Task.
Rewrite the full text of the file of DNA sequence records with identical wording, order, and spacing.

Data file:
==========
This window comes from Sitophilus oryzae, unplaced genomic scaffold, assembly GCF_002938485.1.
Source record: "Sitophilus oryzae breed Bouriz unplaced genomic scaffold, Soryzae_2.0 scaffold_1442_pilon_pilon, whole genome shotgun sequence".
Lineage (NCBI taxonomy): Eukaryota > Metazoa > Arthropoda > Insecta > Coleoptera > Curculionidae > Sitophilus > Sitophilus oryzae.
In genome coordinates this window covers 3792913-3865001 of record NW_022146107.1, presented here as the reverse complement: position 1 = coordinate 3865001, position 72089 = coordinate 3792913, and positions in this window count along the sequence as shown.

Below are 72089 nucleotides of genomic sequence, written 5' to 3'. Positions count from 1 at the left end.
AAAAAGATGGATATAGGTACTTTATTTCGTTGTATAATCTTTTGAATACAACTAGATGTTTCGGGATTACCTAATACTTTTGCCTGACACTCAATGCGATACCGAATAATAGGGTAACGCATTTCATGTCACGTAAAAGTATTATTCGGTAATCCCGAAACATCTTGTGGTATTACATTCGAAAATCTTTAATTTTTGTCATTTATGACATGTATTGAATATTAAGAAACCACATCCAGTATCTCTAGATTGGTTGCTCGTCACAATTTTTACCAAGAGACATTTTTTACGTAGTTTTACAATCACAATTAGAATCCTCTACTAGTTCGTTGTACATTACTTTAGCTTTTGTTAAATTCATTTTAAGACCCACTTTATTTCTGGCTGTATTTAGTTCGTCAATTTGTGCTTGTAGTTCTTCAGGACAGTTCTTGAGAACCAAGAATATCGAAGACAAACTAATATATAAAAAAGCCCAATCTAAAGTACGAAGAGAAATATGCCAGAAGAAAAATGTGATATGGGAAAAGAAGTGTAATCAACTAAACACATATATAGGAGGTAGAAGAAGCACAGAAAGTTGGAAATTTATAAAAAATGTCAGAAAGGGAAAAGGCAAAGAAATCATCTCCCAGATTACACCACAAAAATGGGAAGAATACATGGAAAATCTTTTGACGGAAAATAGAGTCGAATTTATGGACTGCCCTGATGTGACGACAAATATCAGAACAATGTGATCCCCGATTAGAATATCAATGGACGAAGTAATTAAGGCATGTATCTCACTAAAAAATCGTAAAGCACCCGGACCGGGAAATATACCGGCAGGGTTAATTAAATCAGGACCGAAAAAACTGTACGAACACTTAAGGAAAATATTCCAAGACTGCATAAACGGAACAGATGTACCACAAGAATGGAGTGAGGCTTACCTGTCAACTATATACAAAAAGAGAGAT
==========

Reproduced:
This window comes from Sitophilus oryzae, unplaced genomic scaffold, assembly GCF_002938485.1.
Source record: "Sitophilus oryzae breed Bouriz unplaced genomic scaffold, Soryzae_2.0 scaffold_1442_pilon_pilon, whole genome shotgun sequence".
Lineage (NCBI taxonomy): Eukaryota > Metazoa > Arthropoda > Insecta > Coleoptera > Curculionidae > Sitophilus > Sitophilus oryzae.
In genome coordinates this window covers 3792913-3865001 of record NW_022146107.1, presented here as the reverse complement: position 1 = coordinate 3865001, position 72089 = coordinate 3792913, and positions in this window count along the sequence as shown.

Below are 72089 nucleotides of genomic sequence, written 5' to 3'. Positions count from 1 at the left end.
AAAAAGATGGATATAGGTACTTTATTTCGTTGTATAATCTTTTGAATACAACTAGATGTTTCGGGATTACCTAATACTTTTGCCTGACACTCAATGCGATACCGAATAATAGGGTAACGCATTTCATGTCACGTAAAAGTATTATTCGGTAATCCCGAAACATCTTGTGGTATTACATTCGAAAATCTTTAATTTTTGTCATTTATGACATGTATTGAATATTAAGAAACCACATCCAGTATCTCTAGATTGGTTGCTCGTCACAATTTTTACCAAGAGACATTTTTTACGTAGTTTTACAATCACAATTAGAATCCTCTACTAGTTCGTTGTACATTACTTTAGCTTTTGTTAAATTCATTTTAAGACCCACTTTATTTCTGGCTGTATTTAGTTCGTCAATTTGTGCTTGTAGTTCTTCAGGACAGTTCTTGAGAACCAAGAATATCGAAGACAAACTAATATATAAAAAAGCCCAATCTAAAGTACGAAGAGAAATATGCCAGAAGAAAAATGTGATATGGGAAAAGAAGTGTAATCAACTAAACACATATATAGGAGGTAGAAGAAGCACAGAAAGTTGGAAATTTATAAAAAATGTCAGAAAGGGAAAAGGCAAAGAAATCATCTCCCAGATTACACCACAAAAATGGGAAGAATACATGGAAAATCTTTTGACGGAAAATAGAGTCGAATTTATGGACTGCCCTGATGTGACGACAAATATCAGAACAATGTGATCCCCGATTAGAATATCAATGGACGAAGTAATTAAGGCATGTATCTCACTAAAAAATCGTAAAGCACCCGGACCGGGAAATATACCGGCAGGGTTAATTAAATCAGGACCGAAAAAACTGTACGAACACTTAAGGAAAATATTCCAAGACTGCATAAACGGAACAGATGTACCACAAGAATGGAGTGAGGCTTACCTGTCAACTATATACAAAAAGAGAGAT